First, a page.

The S&P/ASX 200 Index (ASX: XJO) fell by 0.67% today to 6,091 points.
It was a busy day for reports today. Here are some of the main highlights:
Telstra Corporation Ltd (ASX: TLS)
Telstra’s share price fell 7.7% in reaction to the FY20 result announcement.
The telco announced that its total income fell by 5.9% to $26.2 billion and net profit after tax (NPAT) declined by 14.4% to $1.8 billion.
Telstra said that it had another year of subscriber growth. It added 240,000 retail postpaid handheld mobile services, including 154,000 from Belong. It also added 171,000 retail prepaid handheld unique users, 347,000 whole services and 652,000 internet of things services.
Overall mobile revenue for the ASX 200 share declined $461 million in FY20. Reported postpaid handheld average revenue per user (ARPU) declined 8.2%. The fixed business’ revenue continues to be impacted by the NBN migration.
During the year the company reduced its underlying fixed costs by $615 million. It said it’s on track to achieve its $2.5 billion net cost reduction target in FY22.
In FY20 COVID-19 hurt Telstra’s underlying earnings before interest, tax, depreciation and amortisation (EBITDA) by approximately $200 million.
Telstra declared a final dividend of 8 cents per share. The total dividends per share for FY20 was 16 cents, the same as FY19.
For FY21 the ASX 200 telco is expected to be between $23.2 billion to $25.1 billion. Underlying EBITDA is expected to be in the range of $6.5 billion to $7 billion. Free cashflow after operating lease payments is expected to be between $2.8 billion to $3.3 billion.
Treasury Wine Estates Ltd (ASX: TWE)
The biggest rise in the ASX 200 today belonged to Treasury Wine Estate’s share price which grew 12.3%.
Treasury Wine Estates reported that its net sales revenue (NSR) fell 6% to $2.65 billion. This reflected the challenging conditions in the US wine market and the impact of the COVID-19 pandemic which hurt trading in all geographies. However, the NSR per case increased thanks to portfolio premiumisation.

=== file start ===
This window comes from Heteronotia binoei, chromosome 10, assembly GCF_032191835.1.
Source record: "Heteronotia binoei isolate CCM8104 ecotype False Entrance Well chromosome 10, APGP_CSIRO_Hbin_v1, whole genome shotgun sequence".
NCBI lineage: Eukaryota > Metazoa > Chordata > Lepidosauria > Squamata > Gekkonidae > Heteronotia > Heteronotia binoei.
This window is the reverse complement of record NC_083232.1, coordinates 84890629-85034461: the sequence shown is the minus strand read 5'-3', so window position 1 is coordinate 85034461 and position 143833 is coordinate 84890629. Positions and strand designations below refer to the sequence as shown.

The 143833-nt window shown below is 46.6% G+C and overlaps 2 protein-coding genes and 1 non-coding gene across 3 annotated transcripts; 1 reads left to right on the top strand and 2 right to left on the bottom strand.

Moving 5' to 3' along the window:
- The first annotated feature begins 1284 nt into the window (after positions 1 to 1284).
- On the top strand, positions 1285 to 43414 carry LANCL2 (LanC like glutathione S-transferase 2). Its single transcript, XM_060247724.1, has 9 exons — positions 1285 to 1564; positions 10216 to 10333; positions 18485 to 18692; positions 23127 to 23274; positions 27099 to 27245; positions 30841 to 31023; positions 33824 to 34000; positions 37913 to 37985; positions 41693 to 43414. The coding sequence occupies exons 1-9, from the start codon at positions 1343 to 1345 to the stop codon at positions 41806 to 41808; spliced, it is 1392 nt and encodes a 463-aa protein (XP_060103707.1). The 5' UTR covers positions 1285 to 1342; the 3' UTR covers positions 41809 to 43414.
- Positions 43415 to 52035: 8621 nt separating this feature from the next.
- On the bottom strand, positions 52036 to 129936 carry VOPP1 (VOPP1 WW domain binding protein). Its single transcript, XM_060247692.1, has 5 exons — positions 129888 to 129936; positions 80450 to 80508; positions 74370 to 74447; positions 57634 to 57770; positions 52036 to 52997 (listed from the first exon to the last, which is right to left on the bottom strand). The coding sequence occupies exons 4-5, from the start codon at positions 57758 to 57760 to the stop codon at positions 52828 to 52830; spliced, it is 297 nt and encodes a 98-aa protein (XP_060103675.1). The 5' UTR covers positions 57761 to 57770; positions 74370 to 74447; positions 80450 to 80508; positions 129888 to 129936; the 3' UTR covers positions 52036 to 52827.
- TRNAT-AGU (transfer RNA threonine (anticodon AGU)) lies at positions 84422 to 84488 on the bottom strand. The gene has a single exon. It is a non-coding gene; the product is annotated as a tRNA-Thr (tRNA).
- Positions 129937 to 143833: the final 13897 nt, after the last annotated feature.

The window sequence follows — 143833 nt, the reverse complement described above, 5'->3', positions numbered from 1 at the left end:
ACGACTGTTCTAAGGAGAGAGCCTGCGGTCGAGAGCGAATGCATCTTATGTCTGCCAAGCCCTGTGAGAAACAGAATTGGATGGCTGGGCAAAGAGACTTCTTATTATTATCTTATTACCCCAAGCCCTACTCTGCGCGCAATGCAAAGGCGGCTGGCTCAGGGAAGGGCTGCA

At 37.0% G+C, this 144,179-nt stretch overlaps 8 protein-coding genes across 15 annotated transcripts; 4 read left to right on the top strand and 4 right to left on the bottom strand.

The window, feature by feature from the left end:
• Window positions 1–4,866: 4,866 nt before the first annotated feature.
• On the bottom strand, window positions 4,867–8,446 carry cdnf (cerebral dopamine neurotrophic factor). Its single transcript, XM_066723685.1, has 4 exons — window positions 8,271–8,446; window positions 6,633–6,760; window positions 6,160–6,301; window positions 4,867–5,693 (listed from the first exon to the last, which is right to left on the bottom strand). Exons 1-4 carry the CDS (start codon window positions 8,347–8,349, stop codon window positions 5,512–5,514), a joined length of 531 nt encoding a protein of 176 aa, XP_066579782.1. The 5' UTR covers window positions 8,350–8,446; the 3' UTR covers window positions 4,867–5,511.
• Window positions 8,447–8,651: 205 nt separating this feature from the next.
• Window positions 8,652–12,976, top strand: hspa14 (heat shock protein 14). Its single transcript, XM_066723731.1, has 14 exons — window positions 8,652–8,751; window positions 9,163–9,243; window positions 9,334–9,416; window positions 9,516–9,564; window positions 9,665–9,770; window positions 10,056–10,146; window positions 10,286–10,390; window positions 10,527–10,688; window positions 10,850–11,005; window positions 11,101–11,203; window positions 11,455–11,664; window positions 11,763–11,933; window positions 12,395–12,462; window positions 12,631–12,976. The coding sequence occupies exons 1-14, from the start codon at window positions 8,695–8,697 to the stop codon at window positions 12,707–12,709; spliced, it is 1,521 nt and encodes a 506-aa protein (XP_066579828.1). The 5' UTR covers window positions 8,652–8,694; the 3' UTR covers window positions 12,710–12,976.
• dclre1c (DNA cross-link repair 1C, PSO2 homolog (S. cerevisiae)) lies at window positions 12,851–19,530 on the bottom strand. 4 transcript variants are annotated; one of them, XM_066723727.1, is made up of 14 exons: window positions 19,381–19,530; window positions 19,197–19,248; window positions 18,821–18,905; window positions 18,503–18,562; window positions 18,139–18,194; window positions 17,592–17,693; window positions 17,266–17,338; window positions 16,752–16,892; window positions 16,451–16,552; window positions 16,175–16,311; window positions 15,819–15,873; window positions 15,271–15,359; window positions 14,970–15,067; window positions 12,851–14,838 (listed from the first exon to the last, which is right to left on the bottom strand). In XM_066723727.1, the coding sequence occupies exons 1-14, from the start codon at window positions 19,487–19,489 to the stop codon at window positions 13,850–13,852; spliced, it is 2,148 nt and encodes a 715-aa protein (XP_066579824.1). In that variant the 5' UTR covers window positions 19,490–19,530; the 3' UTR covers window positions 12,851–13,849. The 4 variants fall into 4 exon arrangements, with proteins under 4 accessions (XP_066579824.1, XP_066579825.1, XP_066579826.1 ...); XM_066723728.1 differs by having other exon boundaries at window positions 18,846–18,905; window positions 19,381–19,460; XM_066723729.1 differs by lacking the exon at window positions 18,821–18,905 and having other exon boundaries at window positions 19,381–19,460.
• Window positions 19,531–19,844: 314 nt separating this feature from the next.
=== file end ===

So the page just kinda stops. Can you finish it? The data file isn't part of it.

The company’s EBITS dropped 22% to $533.5 million over the year with the EBITS margin dropping to 20.1%, down from 24.1%.
Treasury Wine Estates reported that its net profit after tax (NPAT) fell 25% to $315.8 million and earnings per share (EPS) dropped 26% to 43.9 cents.
The board declared a final dividend of 8 cents per share, bringing the full year payout to 28 cents per share. This equated to 64% of net profit.
Pleasingly, the wine business said there are positive signs of recovery in China. It’s implementing key changes with its US operating model and supply chain which should deliver annualised cost savings of $35 million from FY21 and $50 million by FY23.
Due to the continuing levels of uncertainty across its key markets, the ASX 200 company said it wouldn’t provide earnings guidance.
AMP Limited (ASX: AMP)
The AMP share price rose 10.9% in reaction to the FY20 first half result.
It reported an underlying profit of $149 million, down from $256 million in the prior corresponding period. This drop reflected the impacts of COVID-19. The actual net profit was $203 million.
The diversified financials business said that it had a strong capital position after the sale of AMP Life. It had surplus capital of $1.4 billion at 30 June 2020.
The ASX 200 share is going to return up to $544 million to shareholders. There will be $344 million paid to shareholders with a special dividend of 10 cents per share and there will also be up to $200 million returned to shareholders via an on-market share buy-back during the next 12 months.
However, the AMP board doesn’t expect to declare a final FY20 dividend.
AMP is on track for its target of $300 million of annual run-rate savings by FY22. The client remediation is on track to be 80% complete by the end of FY20 and fully complete in 2021.
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Motley Fool contributor Tristan Harrison has no position in any of the stocks mentioned. The Motley Fool Australia owns shares of and has recommended Telstra Limited and Treasury Wine Estates Limited. We Fools may not all hold the same opinions, but we all believe that considering a diverse range of insights makes us better investors. The Motley Fool has a disclosure policy. This article contains general investment advice only (under AFSL 400691). Authorised by Scott Phillips.